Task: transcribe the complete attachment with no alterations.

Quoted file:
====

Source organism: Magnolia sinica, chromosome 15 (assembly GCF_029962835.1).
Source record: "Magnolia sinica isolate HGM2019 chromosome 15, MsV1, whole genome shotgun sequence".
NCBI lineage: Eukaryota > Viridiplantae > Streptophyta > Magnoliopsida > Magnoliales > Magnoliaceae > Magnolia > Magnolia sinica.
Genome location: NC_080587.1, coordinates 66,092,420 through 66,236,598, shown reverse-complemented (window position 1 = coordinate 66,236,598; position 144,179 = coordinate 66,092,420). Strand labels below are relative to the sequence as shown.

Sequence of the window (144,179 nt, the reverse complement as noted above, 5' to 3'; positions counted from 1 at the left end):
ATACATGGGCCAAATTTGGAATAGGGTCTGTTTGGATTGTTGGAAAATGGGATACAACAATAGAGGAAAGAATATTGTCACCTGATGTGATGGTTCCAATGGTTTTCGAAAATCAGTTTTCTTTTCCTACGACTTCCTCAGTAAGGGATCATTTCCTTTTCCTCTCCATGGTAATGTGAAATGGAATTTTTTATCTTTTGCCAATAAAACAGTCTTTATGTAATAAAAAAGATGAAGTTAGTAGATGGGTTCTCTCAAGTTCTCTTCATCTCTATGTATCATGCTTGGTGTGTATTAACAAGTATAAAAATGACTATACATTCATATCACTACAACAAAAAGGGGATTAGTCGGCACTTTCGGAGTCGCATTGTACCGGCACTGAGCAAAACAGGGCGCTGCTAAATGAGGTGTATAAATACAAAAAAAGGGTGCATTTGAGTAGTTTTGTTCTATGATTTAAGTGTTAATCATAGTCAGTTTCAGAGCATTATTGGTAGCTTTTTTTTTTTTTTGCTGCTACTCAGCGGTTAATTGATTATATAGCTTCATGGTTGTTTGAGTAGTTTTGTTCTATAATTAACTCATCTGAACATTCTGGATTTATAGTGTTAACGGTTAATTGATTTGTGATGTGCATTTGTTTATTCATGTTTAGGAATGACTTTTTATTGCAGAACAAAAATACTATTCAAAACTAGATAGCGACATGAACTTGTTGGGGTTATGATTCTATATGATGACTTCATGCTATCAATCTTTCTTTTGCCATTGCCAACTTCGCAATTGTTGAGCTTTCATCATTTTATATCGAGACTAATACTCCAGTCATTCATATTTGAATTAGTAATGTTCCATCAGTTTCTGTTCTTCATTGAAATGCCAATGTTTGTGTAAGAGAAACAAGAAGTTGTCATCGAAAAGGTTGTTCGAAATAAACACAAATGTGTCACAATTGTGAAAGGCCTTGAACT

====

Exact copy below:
Source organism: Magnolia sinica, chromosome 15 (assembly GCF_029962835.1).
Source record: "Magnolia sinica isolate HGM2019 chromosome 15, MsV1, whole genome shotgun sequence".
NCBI lineage: Eukaryota > Viridiplantae > Streptophyta > Magnoliopsida > Magnoliales > Magnoliaceae > Magnolia > Magnolia sinica.
Genome location: NC_080587.1, coordinates 66,092,420 through 66,236,598, shown reverse-complemented (window position 1 = coordinate 66,236,598; position 144,179 = coordinate 66,092,420). Strand labels below are relative to the sequence as shown.

Sequence of the window (144,179 nt, the reverse complement as noted above, 5' to 3'; positions counted from 1 at the left end):
ATACATGGGCCAAATTTGGAATAGGGTCTGTTTGGATTGTTGGAAAATGGGATACAACAATAGAGGAAAGAATATTGTCACCTGATGTGATGGTTCCAATGGTTTTCGAAAATCAGTTTTCTTTTCCTACGACTTCCTCAGTAAGGGATCATTTCCTTTTCCTCTCCATGGTAATGTGAAATGGAATTTTTTATCTTTTGCCAATAAAACAGTCTTTATGTAATAAAAAAGATGAAGTTAGTAGATGGGTTCTCTCAAGTTCTCTTCATCTCTATGTATCATGCTTGGTGTGTATTAACAAGTATAAAAATGACTATACATTCATATCACTACAACAAAAAGGGGATTAGTCGGCACTTTCGGAGTCGCATTGTACCGGCACTGAGCAAAACAGGGCGCTGCTAAATGAGGTGTATAAATACAAAAAAAGGGTGCATTTGAGTAGTTTTGTTCTATGATTTAAGTGTTAATCATAGTCAGTTTCAGAGCATTATTGGTAGCTTTTTTTTTTTTTTGCTGCTACTCAGCGGTTAATTGATTATATAGCTTCATGGTTGTTTGAGTAGTTTTGTTCTATAATTAACTCATCTGAACATTCTGGATTTATAGTGTTAACGGTTAATTGATTTGTGATGTGCATTTGTTTATTCATGTTTAGGAATGACTTTTTATTGCAGAACAAAAATACTATTCAAAACTAGATAGCGACATGAACTTGTTGGGGTTATGATTCTATATGATGACTTCATGCTATCAATCTTTCTTTTGCCATTGCCAACTTCGCAATTGTTGAGCTTTCATCATTTTATATCGAGACTAATACTCCAGTCATTCATATTTGAATTAGTAATGTTCCATCAGTTTCTGTTCTTCATTGAAATGCCAATGTTTGTGTAAGAGAAACAAGAAGTTGTCATCGAAAAGGTTGTTCGAAATAAACACAAATGTGTCACAATTGTGAAAGGCCTTGAACT